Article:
MSHA wins two on jurisdiction issues
Another recent jurisdictional ruling was issued by ALJ Manning on Dec. 6, 2012, relating back to the tragic 2007 fatality at the Crandall Canyon mine in Utah, where six miners perished after the area of the mine where retreat mining was being conducted collapsed and entombed them in the mine. The tragedy was compounded days later when three rescue workers, including an MSHA inspector, were also killed during a subsequent collapse.
While there was no question that MSHA had jurisdiction over the Crandall Canyon operation, which was run by Genwal Resources, Inc., MSHA also extended its jurisdiction to cite the engineering and consulting firm that had advised the mine operator on its mining approach and plan development. The company, Agapito Associates Inc., was fined $220,000 by MSHA, which exercised jurisdiction even though the bulk of the services provided (engineering analyses related to the mine’s ground support plan) were conducted off mine property. MSHA cited Agapito under 30 CFR 75.203(a), which deals with utilization of appropriately sized pillars, because Genwal relied upon Agapito, and it was pillar failure that contributed to the fatalities.
Agapito challenged the citation (which was assessed at the maximum “flagrant” penalty) and claimed that its work was too incidental to coal production to encompass the company as an “independent contractor” and — hence — a “mine operator” under the definitions of the Mine Act. The decision came following competing motions for summary judgment, and the commission has yet to rule upon the merits of the citation and the appropriateness of the $220,000 penalty.
This was not the first time MSHA had taken aim at engineers, however; after the Quecreek mine disaster in 2002 (where all trapped miners were eventually rescued), MSHA cited Musser Engineering, the firm involved. In a 2010 ruling, by a two-to-one vote, the Commission found that Musser was a mine operator because it provided more than de minimis engineering services in relation to the Quecreek No. 1 Mine. Upon remand in 2011, an ALJ upheld a $55,000 penalty against Musser.
In ruling against Agapito on the jurisdictional issue, ALJ Manning analyzed the situation in the following dicta:
The crucial distinction between Musser and this case is the extent to which the operators and MSHA relied upon the analysis of the consulting companies. Musser submitted an unaltered map directly to the state permitting agency and that same map was subsequently submitted to MSHA. The operator also conducted its mining according to that map. Conversely, Agapito did not submit its work to any agency, and GRI did not directly include that work with any filings to any agency. MSHA and GRI altered and disregarded Agapito’s analysis when formulating a roof control plan, showing that Agapito’s services represented the transmission of ideas and nothing further. Ideas do not give rise to Mine Act jurisdiction.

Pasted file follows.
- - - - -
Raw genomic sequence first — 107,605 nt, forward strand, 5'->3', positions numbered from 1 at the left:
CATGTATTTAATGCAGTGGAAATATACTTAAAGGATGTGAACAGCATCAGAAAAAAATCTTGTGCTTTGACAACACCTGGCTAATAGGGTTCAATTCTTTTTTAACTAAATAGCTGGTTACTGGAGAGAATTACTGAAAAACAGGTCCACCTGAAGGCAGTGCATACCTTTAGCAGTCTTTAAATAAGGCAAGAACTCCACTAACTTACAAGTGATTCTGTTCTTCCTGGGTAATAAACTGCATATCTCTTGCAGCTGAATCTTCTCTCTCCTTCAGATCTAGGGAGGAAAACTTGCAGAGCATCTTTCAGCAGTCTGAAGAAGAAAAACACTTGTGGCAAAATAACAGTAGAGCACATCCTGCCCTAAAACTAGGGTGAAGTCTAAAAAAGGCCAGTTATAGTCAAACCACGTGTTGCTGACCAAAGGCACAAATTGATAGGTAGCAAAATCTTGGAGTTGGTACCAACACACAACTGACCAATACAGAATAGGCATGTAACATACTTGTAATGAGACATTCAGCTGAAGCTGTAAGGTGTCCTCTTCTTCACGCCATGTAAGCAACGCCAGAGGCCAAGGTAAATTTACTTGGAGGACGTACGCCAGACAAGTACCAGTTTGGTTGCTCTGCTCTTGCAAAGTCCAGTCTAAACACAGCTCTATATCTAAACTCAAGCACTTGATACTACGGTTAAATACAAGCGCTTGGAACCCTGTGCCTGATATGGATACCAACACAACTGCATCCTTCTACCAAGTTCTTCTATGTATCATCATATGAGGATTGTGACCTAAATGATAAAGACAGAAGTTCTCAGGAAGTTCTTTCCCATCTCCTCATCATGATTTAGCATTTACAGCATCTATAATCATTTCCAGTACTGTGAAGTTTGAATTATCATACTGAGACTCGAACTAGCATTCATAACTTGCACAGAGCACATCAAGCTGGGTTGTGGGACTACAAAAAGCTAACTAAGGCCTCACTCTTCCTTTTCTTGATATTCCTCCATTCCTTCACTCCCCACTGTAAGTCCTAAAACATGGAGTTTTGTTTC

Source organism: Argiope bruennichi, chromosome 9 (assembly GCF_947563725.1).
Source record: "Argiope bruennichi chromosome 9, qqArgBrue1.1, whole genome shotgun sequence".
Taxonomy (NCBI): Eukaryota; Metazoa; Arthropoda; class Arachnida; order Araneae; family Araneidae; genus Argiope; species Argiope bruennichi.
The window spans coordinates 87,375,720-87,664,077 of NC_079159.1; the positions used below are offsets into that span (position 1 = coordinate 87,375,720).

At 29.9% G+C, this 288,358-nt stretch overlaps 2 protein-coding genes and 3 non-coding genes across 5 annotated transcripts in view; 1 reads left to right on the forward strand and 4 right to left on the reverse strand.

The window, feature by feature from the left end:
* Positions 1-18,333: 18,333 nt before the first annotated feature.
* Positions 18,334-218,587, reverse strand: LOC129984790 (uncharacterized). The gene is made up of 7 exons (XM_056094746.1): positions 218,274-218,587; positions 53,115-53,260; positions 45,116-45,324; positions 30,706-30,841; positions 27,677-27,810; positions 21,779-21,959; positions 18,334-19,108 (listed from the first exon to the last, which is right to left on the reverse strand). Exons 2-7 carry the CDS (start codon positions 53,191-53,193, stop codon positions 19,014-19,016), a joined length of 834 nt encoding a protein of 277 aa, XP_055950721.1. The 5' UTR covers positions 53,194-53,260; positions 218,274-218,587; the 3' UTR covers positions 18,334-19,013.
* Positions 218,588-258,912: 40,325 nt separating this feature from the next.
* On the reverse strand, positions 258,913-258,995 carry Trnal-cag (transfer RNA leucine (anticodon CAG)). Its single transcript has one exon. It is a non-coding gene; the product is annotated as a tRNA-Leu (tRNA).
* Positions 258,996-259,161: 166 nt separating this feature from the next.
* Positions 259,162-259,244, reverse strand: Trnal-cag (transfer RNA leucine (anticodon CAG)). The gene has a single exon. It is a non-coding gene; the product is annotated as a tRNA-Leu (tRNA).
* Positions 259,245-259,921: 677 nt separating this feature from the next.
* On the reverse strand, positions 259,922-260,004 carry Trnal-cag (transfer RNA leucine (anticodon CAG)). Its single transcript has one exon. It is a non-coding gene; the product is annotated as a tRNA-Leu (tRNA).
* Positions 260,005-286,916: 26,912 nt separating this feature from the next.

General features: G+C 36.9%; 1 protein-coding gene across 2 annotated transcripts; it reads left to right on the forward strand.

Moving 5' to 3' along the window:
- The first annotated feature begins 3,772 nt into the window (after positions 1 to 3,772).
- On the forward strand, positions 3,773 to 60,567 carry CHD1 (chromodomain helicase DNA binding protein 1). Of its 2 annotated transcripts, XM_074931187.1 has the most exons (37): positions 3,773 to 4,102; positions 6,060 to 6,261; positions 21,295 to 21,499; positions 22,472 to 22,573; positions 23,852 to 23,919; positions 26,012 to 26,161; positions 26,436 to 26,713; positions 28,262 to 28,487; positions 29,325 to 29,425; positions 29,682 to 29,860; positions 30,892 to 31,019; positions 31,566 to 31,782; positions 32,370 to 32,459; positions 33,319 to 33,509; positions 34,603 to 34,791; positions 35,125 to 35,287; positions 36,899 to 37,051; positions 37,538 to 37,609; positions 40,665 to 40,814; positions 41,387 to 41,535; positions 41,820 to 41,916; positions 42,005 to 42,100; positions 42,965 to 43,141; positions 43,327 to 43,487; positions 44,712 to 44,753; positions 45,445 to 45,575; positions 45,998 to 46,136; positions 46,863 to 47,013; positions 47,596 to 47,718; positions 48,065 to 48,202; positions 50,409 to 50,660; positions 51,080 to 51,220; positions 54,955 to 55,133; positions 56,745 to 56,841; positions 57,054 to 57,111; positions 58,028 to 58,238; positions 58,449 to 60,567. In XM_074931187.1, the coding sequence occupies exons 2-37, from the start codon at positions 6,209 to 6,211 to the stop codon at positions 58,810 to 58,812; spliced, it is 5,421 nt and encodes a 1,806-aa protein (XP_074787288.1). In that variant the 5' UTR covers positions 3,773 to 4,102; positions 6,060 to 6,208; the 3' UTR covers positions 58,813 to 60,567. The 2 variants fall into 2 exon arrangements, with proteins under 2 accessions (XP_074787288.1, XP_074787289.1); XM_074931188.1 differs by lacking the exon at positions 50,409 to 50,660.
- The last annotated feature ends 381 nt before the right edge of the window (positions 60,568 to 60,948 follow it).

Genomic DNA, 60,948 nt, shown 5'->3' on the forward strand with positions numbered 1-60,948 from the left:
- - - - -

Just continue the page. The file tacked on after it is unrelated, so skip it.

Despite this, the ALJ determined that Agapito engaged in more than de minimis services to Genwal and, therefore, qualified for independent contractor status under the Musser precedent. Although Agapito did not have a regular presence at the mine, its representatives had visited at least twice to take photographs and view the mine as part of the preparatory work for engineering services, and the firm had billed 320 hours of time on the project.
ALJ Manning affirmed that mining services performed off-site will trigger MSHA jurisdiction, if the services relate to the act of mining. A merits hearing on the actual allegations against Agapito has not yet occurred. Whether these rulings will have a chilling effect on the willingness of engineers and other consultants to provide services to mining companies remains to be seen.
About the author: Adele L. Abrams is an attorney, Certified Mine Safety Professional and trained mediator who is president of the Law Office of Adele L. Abrams P.C. in Beltsville, Md., a seven-attorney firm focusing on safety, health, and employment law nationwide. Abrams also provides consultation, safety audits, and training services to MSHA- and OSHA-regulated companies. She is a member of the Maryland, D.C., and Pennsylvania Bars, the U.S. District Courts of Maryland and D.C., the U.S. Court of Appeals, D.C. Circuit and 4th Circuit, and the United States Supreme Court. She is a graduate of the George Washington University’s National Law Center and earned her Bachelor of Science in Journalism from the University of Maryland, College Park. For more information, contact her at firstname.lastname@example.org or visit the The Law Office of Adele L. Abrams on the Web at www.safety-law.com.
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